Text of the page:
that lauds the man who has religion while "in his rags" as well as when he is "in his silver

slippers."56 When she first arrives in Oz, Dorothy's house falls on the Wicked Witch of the

West, and Dorothy receives the magical pair of silver slippers the witch leaves behind. After

killing the Wicked Witch of the West, the Good Witch of the North comes and kisses Dorothy on

the forehead and provides her with a mark of protection from the dangerous situations that will

follow. In the same way, before beginning his pilgrimage, Christian has a mark set upon his




56 Heam, 39.









forehead to protect him.7 This example, however, also echoes the story of Cain and Abel in the

second chapter of Genesis. After Cain kills Abel, the Lord sets his mark upon Cain "lest anyone

finding him should kill him." After killing the Wicked Witch, the Good Witch sets her mark

upon Dorothy for the same reason. Thus, in certain ways, scenes from The Wonderful Wizard of

Oz are intimately tied to a Biblical, and hence religious (and educational), tradition by their close

relationship to Pilgrim's Progress.

At the same time, however, many of the references to Pilgrim's Progress tend to be

anecdotal and devoid of any religious connotation. The poppy fields in which Dorothy and her

friends fall asleep strongly resemble the Enchanted Ground that will cause one to fall asleep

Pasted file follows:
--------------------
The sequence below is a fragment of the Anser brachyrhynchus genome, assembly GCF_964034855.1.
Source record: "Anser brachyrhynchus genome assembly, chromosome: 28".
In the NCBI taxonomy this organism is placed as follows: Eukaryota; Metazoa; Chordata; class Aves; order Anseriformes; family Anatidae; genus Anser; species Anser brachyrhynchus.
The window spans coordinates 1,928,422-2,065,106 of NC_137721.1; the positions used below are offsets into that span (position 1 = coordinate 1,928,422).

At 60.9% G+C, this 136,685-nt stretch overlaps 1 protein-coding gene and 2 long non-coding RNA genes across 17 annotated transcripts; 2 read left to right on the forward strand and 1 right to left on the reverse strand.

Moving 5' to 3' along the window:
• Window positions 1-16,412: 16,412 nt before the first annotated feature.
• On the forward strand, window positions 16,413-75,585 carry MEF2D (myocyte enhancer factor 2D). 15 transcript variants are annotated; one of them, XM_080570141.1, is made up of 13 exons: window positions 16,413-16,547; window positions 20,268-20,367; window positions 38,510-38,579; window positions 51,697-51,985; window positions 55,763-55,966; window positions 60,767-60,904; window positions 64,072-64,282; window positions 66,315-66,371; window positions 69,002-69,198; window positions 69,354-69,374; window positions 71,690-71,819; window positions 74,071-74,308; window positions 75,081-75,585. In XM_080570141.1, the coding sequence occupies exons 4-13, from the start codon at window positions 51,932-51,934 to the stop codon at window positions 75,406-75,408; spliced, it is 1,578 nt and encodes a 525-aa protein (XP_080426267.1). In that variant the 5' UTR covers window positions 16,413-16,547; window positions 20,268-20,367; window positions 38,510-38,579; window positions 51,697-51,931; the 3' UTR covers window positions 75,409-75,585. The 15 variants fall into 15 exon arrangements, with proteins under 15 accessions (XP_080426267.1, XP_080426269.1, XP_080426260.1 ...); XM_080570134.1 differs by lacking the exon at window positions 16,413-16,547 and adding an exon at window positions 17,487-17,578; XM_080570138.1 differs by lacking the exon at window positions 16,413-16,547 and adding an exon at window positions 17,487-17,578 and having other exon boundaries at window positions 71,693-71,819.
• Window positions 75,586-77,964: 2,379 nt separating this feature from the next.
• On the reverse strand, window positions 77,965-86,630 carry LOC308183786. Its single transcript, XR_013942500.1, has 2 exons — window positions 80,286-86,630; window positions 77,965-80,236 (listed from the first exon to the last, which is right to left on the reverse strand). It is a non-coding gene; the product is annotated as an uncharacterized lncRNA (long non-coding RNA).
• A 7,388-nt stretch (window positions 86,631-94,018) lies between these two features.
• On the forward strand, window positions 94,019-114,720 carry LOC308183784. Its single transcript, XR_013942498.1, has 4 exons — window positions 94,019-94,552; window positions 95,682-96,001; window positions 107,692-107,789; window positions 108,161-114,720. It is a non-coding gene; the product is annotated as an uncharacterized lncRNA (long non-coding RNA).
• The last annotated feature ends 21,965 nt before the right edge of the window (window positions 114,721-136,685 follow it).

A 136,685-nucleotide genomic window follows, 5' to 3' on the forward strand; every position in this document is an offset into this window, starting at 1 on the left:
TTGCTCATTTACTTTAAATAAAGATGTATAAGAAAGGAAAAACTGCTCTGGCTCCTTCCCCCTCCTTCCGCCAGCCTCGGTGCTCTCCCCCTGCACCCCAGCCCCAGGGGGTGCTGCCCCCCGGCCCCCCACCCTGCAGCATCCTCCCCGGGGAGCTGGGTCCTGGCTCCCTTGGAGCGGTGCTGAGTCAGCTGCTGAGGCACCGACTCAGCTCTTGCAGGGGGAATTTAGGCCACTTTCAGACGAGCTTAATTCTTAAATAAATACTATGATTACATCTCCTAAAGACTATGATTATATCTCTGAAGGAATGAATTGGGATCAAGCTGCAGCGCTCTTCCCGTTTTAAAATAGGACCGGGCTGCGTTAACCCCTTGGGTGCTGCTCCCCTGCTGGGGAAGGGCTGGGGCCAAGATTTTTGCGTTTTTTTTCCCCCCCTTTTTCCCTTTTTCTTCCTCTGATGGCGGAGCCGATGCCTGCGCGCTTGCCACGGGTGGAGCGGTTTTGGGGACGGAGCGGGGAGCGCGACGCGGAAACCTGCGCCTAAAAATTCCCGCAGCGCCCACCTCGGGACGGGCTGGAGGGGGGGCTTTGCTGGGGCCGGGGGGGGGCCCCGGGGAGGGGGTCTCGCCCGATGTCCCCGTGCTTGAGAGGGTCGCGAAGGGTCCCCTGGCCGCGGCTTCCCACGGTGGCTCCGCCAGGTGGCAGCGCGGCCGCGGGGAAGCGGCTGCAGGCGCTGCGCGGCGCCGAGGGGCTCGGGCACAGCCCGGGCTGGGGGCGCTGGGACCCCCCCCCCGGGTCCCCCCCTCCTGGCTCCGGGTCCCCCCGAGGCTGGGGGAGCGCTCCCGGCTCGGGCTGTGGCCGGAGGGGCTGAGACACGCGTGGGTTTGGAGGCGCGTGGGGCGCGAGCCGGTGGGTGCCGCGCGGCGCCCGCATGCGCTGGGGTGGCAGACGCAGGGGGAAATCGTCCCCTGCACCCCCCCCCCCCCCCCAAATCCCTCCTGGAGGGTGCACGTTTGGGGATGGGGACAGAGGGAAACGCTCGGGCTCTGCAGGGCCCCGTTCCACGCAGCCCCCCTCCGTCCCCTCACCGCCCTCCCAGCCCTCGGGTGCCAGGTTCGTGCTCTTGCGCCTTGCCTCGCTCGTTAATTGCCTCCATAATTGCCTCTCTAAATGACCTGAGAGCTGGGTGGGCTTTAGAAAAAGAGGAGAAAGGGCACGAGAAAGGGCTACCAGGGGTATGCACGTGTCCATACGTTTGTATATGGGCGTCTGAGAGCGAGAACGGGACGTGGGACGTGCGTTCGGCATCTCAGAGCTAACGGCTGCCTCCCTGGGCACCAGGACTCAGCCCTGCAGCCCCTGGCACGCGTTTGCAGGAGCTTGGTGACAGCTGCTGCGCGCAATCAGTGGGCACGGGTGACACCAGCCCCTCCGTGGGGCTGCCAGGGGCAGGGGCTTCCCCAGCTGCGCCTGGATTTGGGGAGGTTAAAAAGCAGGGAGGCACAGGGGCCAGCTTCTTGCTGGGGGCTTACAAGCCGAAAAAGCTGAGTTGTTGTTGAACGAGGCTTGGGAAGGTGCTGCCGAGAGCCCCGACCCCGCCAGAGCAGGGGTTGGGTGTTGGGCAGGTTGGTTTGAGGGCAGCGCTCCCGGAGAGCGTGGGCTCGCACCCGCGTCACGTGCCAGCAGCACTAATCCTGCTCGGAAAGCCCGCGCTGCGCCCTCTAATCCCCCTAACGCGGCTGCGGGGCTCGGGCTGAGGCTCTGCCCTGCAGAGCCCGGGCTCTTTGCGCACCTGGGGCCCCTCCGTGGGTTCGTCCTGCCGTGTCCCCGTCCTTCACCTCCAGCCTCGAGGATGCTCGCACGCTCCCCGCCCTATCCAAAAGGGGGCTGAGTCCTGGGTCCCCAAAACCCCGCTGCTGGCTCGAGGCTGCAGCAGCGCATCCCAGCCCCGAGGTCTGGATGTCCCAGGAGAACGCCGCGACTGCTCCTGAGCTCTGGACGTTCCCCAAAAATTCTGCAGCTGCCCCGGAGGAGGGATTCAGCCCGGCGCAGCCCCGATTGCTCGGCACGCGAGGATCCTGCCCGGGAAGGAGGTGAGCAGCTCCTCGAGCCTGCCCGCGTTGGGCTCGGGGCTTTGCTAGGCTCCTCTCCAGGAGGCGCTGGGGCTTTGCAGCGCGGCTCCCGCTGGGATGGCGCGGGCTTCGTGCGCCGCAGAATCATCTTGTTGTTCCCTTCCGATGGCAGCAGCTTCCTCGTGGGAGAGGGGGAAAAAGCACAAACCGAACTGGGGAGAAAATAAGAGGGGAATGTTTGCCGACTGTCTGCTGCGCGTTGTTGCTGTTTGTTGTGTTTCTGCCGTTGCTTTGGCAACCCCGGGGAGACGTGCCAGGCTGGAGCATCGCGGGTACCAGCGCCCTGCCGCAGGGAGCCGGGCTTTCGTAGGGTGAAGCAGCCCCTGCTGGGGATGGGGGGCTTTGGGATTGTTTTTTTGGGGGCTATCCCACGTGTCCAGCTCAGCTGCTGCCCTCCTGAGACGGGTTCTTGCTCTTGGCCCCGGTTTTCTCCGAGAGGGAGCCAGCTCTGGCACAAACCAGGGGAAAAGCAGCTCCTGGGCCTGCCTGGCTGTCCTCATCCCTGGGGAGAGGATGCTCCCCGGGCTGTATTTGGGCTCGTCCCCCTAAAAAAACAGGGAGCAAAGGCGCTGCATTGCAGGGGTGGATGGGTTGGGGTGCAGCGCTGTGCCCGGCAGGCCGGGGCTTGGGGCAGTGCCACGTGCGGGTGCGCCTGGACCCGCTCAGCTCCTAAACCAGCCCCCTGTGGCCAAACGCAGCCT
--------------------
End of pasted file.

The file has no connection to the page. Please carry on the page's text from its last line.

forever that Christian encounters on his pilgrimage. Both Christian and Dorothy are attacked at

some point on their journeys by a forest of live trees.58 In The Scarecrow of Oz (1915), one of

the later books in the series, Baum even made a pun in reference to Bunyan. The Scarecrow tells

his companions that you find "bunions" on your feet, but you find "Bunyan's" in a library.59

The sheer number of references by Baum to Bunyan's famous work ties Pilgrim's Progress

closely to The Wonderful Wizard of Oz.

The parallels between Pilgrim's Progress and The Wonderful Wizard of Oz extend well

beyond both allusion and narrative structure. The two works are also quite similar on the level of

characterization. Both Christian and Dorothy are static characters. Dorothy begins the tale

"sensible, friendly, brave without being foolhardy, deeply attached to her friends and family, and





57 Ibid., 50-1.

58 Ibid., 141,317.